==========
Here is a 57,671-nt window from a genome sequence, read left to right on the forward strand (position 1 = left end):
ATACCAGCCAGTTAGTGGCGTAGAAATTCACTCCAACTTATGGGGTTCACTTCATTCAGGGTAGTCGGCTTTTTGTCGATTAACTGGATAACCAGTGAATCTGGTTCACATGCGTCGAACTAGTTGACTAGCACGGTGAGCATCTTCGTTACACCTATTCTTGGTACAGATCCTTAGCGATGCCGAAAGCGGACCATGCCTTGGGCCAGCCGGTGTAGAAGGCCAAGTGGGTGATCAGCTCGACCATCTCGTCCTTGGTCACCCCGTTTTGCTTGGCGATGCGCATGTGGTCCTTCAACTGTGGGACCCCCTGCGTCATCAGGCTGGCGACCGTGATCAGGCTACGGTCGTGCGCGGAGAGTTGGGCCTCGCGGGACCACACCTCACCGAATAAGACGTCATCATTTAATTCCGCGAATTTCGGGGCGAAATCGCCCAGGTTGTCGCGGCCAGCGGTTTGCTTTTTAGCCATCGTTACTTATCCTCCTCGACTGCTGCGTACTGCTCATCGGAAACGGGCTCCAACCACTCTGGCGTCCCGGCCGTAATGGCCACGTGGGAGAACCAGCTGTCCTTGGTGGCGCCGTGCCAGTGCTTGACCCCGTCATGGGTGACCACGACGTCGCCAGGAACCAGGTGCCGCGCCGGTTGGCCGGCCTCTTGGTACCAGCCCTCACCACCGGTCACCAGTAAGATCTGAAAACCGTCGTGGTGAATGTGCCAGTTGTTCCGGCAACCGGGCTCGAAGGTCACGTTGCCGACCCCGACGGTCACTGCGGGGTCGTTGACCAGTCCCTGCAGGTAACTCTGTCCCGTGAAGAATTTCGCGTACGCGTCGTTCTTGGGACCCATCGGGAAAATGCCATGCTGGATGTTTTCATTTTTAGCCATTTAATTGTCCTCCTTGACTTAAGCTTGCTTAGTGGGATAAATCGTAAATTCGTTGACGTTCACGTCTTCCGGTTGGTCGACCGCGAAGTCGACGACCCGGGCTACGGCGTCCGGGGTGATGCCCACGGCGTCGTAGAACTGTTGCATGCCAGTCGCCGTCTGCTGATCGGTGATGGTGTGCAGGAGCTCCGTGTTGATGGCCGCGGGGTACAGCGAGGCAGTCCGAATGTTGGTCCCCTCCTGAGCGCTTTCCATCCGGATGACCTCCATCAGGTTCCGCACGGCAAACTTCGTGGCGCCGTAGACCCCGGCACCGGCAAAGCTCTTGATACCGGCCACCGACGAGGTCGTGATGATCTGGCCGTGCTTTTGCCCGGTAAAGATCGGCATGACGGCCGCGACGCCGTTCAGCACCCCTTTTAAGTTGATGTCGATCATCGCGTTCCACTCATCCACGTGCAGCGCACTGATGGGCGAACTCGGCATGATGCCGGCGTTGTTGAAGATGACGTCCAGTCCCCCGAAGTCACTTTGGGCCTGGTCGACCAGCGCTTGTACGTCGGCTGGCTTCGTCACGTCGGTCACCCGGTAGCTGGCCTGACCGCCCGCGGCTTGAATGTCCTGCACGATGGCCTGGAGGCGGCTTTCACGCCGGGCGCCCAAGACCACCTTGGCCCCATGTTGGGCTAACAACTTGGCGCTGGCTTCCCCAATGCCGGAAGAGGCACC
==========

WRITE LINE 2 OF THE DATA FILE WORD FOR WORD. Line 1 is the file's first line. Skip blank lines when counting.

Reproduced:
ATACCAGCCAGTTAGTGGCGTAGAAATTCACTCCAACTTATGGGGTTCACTTCATTCAGGGTAGTCGGCTTTTTGTCGATTAACTGGATAACCAGTGAATCTGGTTCACATGCGTCGAACTAGTTGACTAGCACGGTGAGCATCTTCGTTACACCTATTCTTGGTACAGATCCTTAGCGATGCCGAAAGCGGACCATGCCTTGGGCCAGCCGGTGTAGAAGGCCAAGTGGGTGATCAGCTCGACCATCTCGTCCTTGGTCACCCCGTTTTGCTTGGCGATGCGCATGTGGTCCTTCAACTGTGGGACCCCCTGCGTCATCAGGCTGGCGACCGTGATCAGGCTACGGTCGTGCGCGGAGAGTTGGGCCTCGCGGGACCACACCTCACCGAATAAGACGTCATCATTTAATTCCGCGAATTTCGGGGCGAAATCGCCCAGGTTGTCGCGGCCAGCGGTTTGCTTTTTAGCCATCGTTACTTATCCTCCTCGACTGCTGCGTACTGCTCATCGGAAACGGGCTCCAACCACTCTGGCGTCCCGGCCGTAATGGCCACGTGGGAGAACCAGCTGTCCTTGGTGGCGCCGTGCCAGTGCTTGACCCCGTCATGGGTGACCACGACGTCGCCAGGAACCAGGTGCCGCGCCGGTTGGCCGGCCTCTTGGTACCAGCCCTCACCACCGGTCACCAGTAAGATCTGAAAACCGTCGTGGTGAATGTGCCAGTTGTTCCGGCAACCGGGCTCGAAGGTCACGTTGCCGACCCCGACGGTCACTGCGGGGTCGTTGACCAGTCCCTGCAGGTAACTCTGTCCCGTGAAGAATTTCGCGTACGCGTCGTTCTTGGGACCCATCGGGAAAATGCCATGCTGGATGTTTTCATTTTTAGCCATTTAATTGTCCTCCTTGACTTAAGCTTGCTTAGTGGGATAAATCGTAAATTCGTTGACGTTCACGTCTTCCGGTTGGTCGACCGCGAAGTCGACGACCCGGGCTACGGCGTCCGGGGTGATGCCCACGGCGTCGTAGAACTGTTGCATGCCAGTCGCCGTCTGCTGATCGGTGATGGTGTGCAGGAGCTCCGTGTTGATGGCCGCGGGGTACAGCGAGGCAGTCCGAATGTTGGTCCCCTCCTGAGCGCTTTCCATCCGGATGACCTCCATCAGGTTCCGCACGGCAAACTTCGTGGCGCCGTAGACCCCGGCACCGGCAAAGCTCTTGATACCGGCCACCGACGAGGTCGTGATGATCTGGCCGTGCTTTTGCCCGGTAAAGATCGGCATGACGGCCGCGACGCCGTTCAGCACCCCTTTTAAGTTGATGTCGATCATCGCGTTCCACTCATCCACGTGCAGCGCACTGATGGGCGAACTCGGCATGATGCCGGCGTTGTTGAAGATGACGTCCAGTCCCCCGAAGTCACTTTGGGCCTGGTCGACCAGCGCTTGTACGTCGGCTGGCTTCGTCACGTCGGTCACCCGGTAGCTGGCCTGACCGCCCGCGGCTTGAATGTCCTGCACGATGGCCTGGAGGCGGCTTTCACGCCGGGCGCCCAAGACCACCTTGGCCCCATGTTGGGCTAACAACTTGGCGCTGGCTTCCCCAATGCCGGAAGAGGCACC